The BFI Filmmaking Fund executives said the revamped National Lottery fund is looking for projects “as production ready” as possible, and have underlined the limited pot “can’t be all the answers” for supporting the UK independent industry.
Mia Bays, director of the BFI Filmmaking fund and senior production and development executives Ama Ampadu and Louise Ortega were speaking on a panel on Monday in the UK Pavilion in Cannes, moderated by Telefilm Canada’s Mehernaz Lentin.
Details of the revamped fund were first announced in March, and involved £18m per year for three years of National Lottery ‘good cause’ funding being allocated to the Filmmaking Fund. In 2022/23, under the previous iteration of the BFI Film Fund, the budget was around £25m per year.
Scroll down for the revised fiction feature funding structure
“We have less, that is a reality. But we still need to do as much, if not more. That’s always challenging,” said Bays. “Often we’re asked to answer every possible question and be the entire solution. We just can’t be. We all need all the help we can get.
“We can’t be all the answers. All the answers can’t come from the UK either in terms of money. Every single aspect of the ecosystem needs help. Cinemas are struggling, production is struggling. We need to look holistically. If production becomes healthier, but there’s nowhere for the films to go, we can’t reach audiences.”
“It’s difficult for us to be a cornerstone anymore,” added Ortega. “We need to see some of that work and other kinds of finance, agencies, sales agencies if it’s a possibility, have been approached and are being engaged with [from funding applicants].”
International co-production is another avenue the execs are encouraging for potential fund applicants. “The funding environment is really challenging. We’re keen to encourage more co-productions, and co-creative works,” says Bays. “It’s really healthy to develop work that could have two domestic markets that it is genuinely appealing to two places, in a way that is developed from the ground up organically, rather than retrofitted.”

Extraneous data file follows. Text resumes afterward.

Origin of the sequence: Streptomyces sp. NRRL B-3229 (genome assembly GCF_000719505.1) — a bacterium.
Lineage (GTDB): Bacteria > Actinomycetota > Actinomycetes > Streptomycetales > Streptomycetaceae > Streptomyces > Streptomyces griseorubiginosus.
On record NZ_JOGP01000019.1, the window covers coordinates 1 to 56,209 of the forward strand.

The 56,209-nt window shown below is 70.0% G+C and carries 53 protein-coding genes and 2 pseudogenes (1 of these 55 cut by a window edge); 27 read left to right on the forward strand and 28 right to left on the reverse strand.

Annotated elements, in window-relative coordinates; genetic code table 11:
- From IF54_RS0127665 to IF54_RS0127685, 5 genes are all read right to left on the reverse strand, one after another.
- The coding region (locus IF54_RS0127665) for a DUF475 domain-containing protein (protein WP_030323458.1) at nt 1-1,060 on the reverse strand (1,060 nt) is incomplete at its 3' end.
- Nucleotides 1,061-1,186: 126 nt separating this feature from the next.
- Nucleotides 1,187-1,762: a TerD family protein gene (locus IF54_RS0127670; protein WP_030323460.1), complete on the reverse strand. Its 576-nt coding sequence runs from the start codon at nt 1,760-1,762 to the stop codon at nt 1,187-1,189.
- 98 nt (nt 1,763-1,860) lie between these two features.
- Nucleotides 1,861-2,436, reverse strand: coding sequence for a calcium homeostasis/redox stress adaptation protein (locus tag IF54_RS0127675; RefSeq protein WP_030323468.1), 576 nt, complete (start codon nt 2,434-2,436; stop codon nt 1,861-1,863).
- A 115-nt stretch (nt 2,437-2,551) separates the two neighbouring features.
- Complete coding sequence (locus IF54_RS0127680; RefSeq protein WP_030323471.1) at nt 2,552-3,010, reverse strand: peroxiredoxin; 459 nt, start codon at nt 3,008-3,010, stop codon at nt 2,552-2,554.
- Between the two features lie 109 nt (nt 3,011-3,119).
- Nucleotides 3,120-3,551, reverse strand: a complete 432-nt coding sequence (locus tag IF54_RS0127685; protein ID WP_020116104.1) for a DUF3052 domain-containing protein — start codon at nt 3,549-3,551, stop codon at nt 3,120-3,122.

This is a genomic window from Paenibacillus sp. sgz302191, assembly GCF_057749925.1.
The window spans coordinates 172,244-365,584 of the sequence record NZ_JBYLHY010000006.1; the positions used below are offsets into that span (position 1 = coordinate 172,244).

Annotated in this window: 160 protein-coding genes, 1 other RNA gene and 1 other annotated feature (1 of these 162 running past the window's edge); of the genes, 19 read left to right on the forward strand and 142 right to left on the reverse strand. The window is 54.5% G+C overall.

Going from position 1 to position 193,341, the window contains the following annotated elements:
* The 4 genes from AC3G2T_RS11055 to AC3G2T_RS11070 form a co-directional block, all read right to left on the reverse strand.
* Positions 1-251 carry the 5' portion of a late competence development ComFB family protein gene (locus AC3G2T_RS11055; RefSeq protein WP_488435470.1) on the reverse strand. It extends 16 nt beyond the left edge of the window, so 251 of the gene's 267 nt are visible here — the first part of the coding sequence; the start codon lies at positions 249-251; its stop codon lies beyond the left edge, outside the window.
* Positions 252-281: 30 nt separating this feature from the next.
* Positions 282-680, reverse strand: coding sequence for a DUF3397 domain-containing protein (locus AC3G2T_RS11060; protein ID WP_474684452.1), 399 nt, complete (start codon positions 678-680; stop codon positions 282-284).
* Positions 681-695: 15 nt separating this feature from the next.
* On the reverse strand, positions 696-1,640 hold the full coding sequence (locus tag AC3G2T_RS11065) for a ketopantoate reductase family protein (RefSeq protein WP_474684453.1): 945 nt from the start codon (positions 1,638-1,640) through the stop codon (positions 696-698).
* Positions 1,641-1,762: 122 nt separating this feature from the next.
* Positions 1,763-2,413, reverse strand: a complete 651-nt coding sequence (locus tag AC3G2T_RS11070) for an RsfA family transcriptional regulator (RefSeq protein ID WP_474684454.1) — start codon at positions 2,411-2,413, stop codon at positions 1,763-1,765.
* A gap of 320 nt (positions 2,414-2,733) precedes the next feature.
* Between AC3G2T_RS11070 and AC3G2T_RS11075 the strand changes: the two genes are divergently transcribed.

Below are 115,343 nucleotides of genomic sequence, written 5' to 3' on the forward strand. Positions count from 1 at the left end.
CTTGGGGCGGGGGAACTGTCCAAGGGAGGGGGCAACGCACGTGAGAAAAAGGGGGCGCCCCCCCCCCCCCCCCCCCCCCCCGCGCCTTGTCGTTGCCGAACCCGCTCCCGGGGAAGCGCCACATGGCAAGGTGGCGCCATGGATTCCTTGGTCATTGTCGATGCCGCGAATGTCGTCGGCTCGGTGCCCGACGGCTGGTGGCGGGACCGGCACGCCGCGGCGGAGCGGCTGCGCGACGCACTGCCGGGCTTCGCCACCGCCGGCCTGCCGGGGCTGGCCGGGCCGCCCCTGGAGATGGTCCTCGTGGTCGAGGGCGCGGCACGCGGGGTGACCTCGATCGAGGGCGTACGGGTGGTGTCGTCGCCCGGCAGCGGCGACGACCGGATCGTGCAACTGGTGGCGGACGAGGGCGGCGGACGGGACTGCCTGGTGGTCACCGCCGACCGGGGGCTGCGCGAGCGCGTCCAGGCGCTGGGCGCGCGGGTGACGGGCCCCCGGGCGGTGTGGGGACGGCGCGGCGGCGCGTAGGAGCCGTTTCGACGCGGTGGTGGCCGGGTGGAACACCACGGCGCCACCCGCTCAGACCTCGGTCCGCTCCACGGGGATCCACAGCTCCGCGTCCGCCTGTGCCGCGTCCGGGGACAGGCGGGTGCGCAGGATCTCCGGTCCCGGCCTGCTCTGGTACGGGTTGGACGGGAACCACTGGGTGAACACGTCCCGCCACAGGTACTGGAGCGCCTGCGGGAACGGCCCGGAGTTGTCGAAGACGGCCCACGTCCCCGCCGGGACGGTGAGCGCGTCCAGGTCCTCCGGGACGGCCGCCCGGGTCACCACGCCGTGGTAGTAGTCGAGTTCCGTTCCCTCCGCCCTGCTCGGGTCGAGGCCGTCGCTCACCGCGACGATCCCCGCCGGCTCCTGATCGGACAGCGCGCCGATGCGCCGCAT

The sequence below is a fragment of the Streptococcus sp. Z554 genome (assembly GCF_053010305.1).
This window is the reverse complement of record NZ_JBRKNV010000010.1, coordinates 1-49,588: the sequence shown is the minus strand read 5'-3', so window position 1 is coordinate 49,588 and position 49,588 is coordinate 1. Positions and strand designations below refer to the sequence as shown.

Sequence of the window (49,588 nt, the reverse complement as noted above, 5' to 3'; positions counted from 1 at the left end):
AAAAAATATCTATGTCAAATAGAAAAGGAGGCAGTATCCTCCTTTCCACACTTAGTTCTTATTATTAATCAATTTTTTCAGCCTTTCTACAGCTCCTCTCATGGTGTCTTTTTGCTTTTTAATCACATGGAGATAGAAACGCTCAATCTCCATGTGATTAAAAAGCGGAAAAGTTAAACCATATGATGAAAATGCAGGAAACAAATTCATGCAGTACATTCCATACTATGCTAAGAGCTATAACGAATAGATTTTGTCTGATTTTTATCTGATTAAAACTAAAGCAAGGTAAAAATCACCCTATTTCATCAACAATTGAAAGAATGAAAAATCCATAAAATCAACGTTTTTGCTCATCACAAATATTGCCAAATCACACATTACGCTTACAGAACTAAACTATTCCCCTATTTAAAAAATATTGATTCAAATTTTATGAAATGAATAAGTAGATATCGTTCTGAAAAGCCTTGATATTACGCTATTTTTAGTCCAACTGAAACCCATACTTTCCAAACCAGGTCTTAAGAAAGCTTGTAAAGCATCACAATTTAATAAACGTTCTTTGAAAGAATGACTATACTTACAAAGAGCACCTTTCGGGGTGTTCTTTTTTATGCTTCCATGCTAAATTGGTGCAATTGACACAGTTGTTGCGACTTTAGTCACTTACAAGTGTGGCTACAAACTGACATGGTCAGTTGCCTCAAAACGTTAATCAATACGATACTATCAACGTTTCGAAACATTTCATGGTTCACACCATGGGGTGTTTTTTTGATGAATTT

She also noted non-English language features are of interest: “It’d be great to not be so bound to the English-language, either. We’re in a different environment now. We mainly see English language, but we just financed our first Irish-language feature [Rich Peppiatt’s Kneecap].”
The BFI outlined in its initial funding announcement that “equity, diversity and inclusion; cultural and audience impact; talent progression; creative risk taking; UK-wide reach and sustainability” will fuel its funding decisions.
“It’s not just a box ticking thing for us, and it can’t be a box ticking thing for you guys applying with your films,” said Ortega. “We always put it as: it’s about really engaging with our priorities. For equity, diversity and inclusion, for instance, it’s not only about [on screen] representation, it’s also about heads of department. That’s the same for the UK -wide angle, impact of audience, talent development progression, risk, all of these things, you have to show you have really engaged with all of them.”